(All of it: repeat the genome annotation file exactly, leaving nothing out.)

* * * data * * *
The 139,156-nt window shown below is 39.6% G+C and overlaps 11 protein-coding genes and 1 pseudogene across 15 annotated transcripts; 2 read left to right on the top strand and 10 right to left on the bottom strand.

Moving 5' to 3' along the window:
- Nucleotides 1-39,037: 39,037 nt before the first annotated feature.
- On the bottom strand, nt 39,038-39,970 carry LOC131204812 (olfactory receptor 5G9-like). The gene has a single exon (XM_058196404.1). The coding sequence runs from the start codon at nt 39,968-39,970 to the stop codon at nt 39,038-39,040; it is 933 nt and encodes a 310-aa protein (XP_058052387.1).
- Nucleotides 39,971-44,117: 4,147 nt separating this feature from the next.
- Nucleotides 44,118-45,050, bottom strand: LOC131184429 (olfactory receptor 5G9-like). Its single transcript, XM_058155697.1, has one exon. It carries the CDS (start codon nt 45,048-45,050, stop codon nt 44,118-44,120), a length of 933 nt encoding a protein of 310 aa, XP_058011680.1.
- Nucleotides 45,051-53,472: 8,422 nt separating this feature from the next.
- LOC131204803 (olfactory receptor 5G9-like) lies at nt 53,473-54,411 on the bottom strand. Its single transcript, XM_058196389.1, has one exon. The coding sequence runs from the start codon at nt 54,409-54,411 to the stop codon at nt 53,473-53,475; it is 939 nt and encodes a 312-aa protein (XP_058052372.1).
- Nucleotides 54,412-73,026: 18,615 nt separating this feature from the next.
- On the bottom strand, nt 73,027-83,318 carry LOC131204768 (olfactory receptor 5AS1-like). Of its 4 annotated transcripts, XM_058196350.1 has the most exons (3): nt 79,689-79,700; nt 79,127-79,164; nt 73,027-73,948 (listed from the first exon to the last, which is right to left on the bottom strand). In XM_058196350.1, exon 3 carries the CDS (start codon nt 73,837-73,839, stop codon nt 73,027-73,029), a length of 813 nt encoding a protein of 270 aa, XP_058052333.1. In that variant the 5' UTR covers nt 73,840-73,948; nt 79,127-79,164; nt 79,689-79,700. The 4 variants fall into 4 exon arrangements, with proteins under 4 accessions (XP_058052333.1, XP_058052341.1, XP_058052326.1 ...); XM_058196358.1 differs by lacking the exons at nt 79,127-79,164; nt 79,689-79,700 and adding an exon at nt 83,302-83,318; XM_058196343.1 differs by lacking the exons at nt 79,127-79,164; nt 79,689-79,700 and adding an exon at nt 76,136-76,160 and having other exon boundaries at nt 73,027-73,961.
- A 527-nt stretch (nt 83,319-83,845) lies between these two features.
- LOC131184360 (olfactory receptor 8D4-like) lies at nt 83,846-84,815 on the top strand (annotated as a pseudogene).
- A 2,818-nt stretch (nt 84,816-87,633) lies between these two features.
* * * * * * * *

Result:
The 139,156-nt window shown below is 39.6% G+C and overlaps 11 protein-coding genes and 1 pseudogene across 15 annotated transcripts; 2 read left to right on the top strand and 10 right to left on the bottom strand.

Moving 5' to 3' along the window:
- Nucleotides 1-39,037: 39,037 nt before the first annotated feature.
- On the bottom strand, nt 39,038-39,970 carry LOC131204812 (olfactory receptor 5G9-like). The gene has a single exon (XM_058196404.1). The coding sequence runs from the start codon at nt 39,968-39,970 to the stop codon at nt 39,038-39,040; it is 933 nt and encodes a 310-aa protein (XP_058052387.1).
- Nucleotides 39,971-44,117: 4,147 nt separating this feature from the next.
- Nucleotides 44,118-45,050, bottom strand: LOC131184429 (olfactory receptor 5G9-like). Its single transcript, XM_058155697.1, has one exon. It carries the CDS (start codon nt 45,048-45,050, stop codon nt 44,118-44,120), a length of 933 nt encoding a protein of 310 aa, XP_058011680.1.
- Nucleotides 45,051-53,472: 8,422 nt separating this feature from the next.
- LOC131204803 (olfactory receptor 5G9-like) lies at nt 53,473-54,411 on the bottom strand. Its single transcript, XM_058196389.1, has one exon. The coding sequence runs from the start codon at nt 54,409-54,411 to the stop codon at nt 53,473-53,475; it is 939 nt and encodes a 312-aa protein (XP_058052372.1).
- Nucleotides 54,412-73,026: 18,615 nt separating this feature from the next.
- On the bottom strand, nt 73,027-83,318 carry LOC131204768 (olfactory receptor 5AS1-like). Of its 4 annotated transcripts, XM_058196350.1 has the most exons (3): nt 79,689-79,700; nt 79,127-79,164; nt 73,027-73,948 (listed from the first exon to the last, which is right to left on the bottom strand). In XM_058196350.1, exon 3 carries the CDS (start codon nt 73,837-73,839, stop codon nt 73,027-73,029), a length of 813 nt encoding a protein of 270 aa, XP_058052333.1. In that variant the 5' UTR covers nt 73,840-73,948; nt 79,127-79,164; nt 79,689-79,700. The 4 variants fall into 4 exon arrangements, with proteins under 4 accessions (XP_058052333.1, XP_058052341.1, XP_058052326.1 ...); XM_058196358.1 differs by lacking the exons at nt 79,127-79,164; nt 79,689-79,700 and adding an exon at nt 83,302-83,318; XM_058196343.1 differs by lacking the exons at nt 79,127-79,164; nt 79,689-79,700 and adding an exon at nt 76,136-76,160 and having other exon boundaries at nt 73,027-73,961.
- A 527-nt stretch (nt 83,319-83,845) lies between these two features.
- LOC131184360 (olfactory receptor 8D4-like) lies at nt 83,846-84,815 on the top strand (annotated as a pseudogene).
- A 2,818-nt stretch (nt 84,816-87,633) lies between these two features.